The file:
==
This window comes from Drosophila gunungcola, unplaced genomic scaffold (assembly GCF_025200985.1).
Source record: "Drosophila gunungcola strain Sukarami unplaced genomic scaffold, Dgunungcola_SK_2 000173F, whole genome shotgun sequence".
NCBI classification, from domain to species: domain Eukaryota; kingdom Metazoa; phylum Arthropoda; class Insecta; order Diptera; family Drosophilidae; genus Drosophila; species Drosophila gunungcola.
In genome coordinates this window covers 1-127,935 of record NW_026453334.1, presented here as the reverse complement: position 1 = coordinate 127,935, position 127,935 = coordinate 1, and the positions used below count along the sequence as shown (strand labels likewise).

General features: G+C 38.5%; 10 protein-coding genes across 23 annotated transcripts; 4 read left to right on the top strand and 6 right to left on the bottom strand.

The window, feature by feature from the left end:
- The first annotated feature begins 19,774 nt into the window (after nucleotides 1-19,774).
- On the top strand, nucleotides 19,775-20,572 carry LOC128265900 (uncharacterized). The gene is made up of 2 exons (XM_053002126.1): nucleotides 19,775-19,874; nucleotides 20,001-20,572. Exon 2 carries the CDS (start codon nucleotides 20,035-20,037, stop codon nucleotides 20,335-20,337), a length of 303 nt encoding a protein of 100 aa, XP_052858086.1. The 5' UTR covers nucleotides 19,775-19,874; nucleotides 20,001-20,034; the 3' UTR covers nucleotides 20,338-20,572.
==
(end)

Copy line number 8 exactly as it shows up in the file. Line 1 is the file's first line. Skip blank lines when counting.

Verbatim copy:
- On the top strand, nucleotides 19,775-20,572 carry LOC128265900 (uncharacterized). The gene is made up of 2 exons (XM_053002126.1): nucleotides 19,775-19,874; nucleotides 20,001-20,572. Exon 2 carries the CDS (start codon nucleotides 20,035-20,037, stop codon nucleotides 20,335-20,337), a length of 303 nt encoding a protein of 100 aa, XP_052858086.1. The 5' UTR covers nucleotides 19,775-19,874; nucleotides 20,001-20,034; the 3' UTR covers nucleotides 20,338-20,572.